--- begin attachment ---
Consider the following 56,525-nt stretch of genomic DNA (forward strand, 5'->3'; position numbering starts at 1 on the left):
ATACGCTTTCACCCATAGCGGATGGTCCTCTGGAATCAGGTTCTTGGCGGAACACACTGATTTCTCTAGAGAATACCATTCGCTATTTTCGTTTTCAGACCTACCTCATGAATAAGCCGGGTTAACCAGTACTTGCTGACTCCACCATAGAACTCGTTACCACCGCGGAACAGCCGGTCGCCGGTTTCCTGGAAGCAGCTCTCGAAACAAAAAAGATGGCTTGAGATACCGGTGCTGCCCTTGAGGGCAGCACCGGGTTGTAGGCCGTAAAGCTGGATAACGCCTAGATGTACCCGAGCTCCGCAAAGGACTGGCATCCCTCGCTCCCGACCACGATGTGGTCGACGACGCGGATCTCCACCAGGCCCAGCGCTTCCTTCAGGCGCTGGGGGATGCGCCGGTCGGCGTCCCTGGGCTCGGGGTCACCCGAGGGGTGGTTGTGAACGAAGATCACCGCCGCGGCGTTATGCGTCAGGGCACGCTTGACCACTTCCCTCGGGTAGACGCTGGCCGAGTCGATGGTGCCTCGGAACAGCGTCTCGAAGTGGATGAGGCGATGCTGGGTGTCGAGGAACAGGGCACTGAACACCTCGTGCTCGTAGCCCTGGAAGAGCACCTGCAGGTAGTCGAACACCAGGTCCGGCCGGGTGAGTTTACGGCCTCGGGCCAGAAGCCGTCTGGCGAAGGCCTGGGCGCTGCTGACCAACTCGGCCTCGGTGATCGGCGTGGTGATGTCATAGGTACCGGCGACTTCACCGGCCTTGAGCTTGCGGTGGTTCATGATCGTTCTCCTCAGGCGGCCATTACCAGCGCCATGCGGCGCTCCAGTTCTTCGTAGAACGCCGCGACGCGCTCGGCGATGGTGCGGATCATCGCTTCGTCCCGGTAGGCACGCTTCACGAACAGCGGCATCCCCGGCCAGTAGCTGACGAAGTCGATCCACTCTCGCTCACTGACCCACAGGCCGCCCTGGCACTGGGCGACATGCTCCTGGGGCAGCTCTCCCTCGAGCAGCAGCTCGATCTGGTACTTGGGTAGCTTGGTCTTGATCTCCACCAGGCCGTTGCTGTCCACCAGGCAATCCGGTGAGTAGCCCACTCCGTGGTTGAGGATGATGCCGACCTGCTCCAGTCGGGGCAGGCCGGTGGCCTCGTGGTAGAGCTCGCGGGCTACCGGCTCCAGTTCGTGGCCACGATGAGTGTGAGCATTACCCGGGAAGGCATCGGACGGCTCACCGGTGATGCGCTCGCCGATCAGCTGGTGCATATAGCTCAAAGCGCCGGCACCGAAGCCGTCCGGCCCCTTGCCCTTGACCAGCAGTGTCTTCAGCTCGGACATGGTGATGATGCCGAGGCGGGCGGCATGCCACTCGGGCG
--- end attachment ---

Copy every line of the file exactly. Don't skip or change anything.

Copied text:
Consider the following 56,525-nt stretch of genomic DNA (forward strand, 5'->3'; position numbering starts at 1 on the left):
ATACGCTTTCACCCATAGCGGATGGTCCTCTGGAATCAGGTTCTTGGCGGAACACACTGATTTCTCTAGAGAATACCATTCGCTATTTTCGTTTTCAGACCTACCTCATGAATAAGCCGGGTTAACCAGTACTTGCTGACTCCACCATAGAACTCGTTACCACCGCGGAACAGCCGGTCGCCGGTTTCCTGGAAGCAGCTCTCGAAACAAAAAAGATGGCTTGAGATACCGGTGCTGCCCTTGAGGGCAGCACCGGGTTGTAGGCCGTAAAGCTGGATAACGCCTAGATGTACCCGAGCTCCGCAAAGGACTGGCATCCCTCGCTCCCGACCACGATGTGGTCGACGACGCGGATCTCCACCAGGCCCAGCGCTTCCTTCAGGCGCTGGGGGATGCGCCGGTCGGCGTCCCTGGGCTCGGGGTCACCCGAGGGGTGGTTGTGAACGAAGATCACCGCCGCGGCGTTATGCGTCAGGGCACGCTTGACCACTTCCCTCGGGTAGACGCTGGCCGAGTCGATGGTGCCTCGGAACAGCGTCTCGAAGTGGATGAGGCGATGCTGGGTGTCGAGGAACAGGGCACTGAACACCTCGTGCTCGTAGCCCTGGAAGAGCACCTGCAGGTAGTCGAACACCAGGTCCGGCCGGGTGAGTTTACGGCCTCGGGCCAGAAGCCGTCTGGCGAAGGCCTGGGCGCTGCTGACCAACTCGGCCTCGGTGATCGGCGTGGTGATGTCATAGGTACCGGCGACTTCACCGGCCTTGAGCTTGCGGTGGTTCATGATCGTTCTCCTCAGGCGGCCATTACCAGCGCCATGCGGCGCTCCAGTTCTTCGTAGAACGCCGCGACGCGCTCGGCGATGGTGCGGATCATCGCTTCGTCCCGGTAGGCACGCTTCACGAACAGCGGCATCCCCGGCCAGTAGCTGACGAAGTCGATCCACTCTCGCTCACTGACCCACAGGCCGCCCTGGCACTGGGCGACATGCTCCTGGGGCAGCTCTCCCTCGAGCAGCAGCTCGATCTGGTACTTGGGTAGCTTGGTCTTGATCTCCACCAGGCCGTTGCTGTCCACCAGGCAATCCGGTGAGTAGCCCACTCCGTGGTTGAGGATGATGCCGACCTGCTCCAGTCGGGGCAGGCCGGTGGCCTCGTGGTAGAGCTCGCGGGCTACCGGCTCCAGTTCGTGGCCACGATGAGTGTGAGCATTACCCGGGAAGGCATCGGACGGCTCACCGGTGATGCGCTCGCCGATCAGCTGGTGCATATAGCTCAAAGCGCCGGCACCGAAGCCGTCCGGCCCCTTGCCCTTGACCAGCAGTGTCTTCAGCTCGGACATGGTGATGATGCCGAGGCGGGCGGCATGCCACTCGGGCG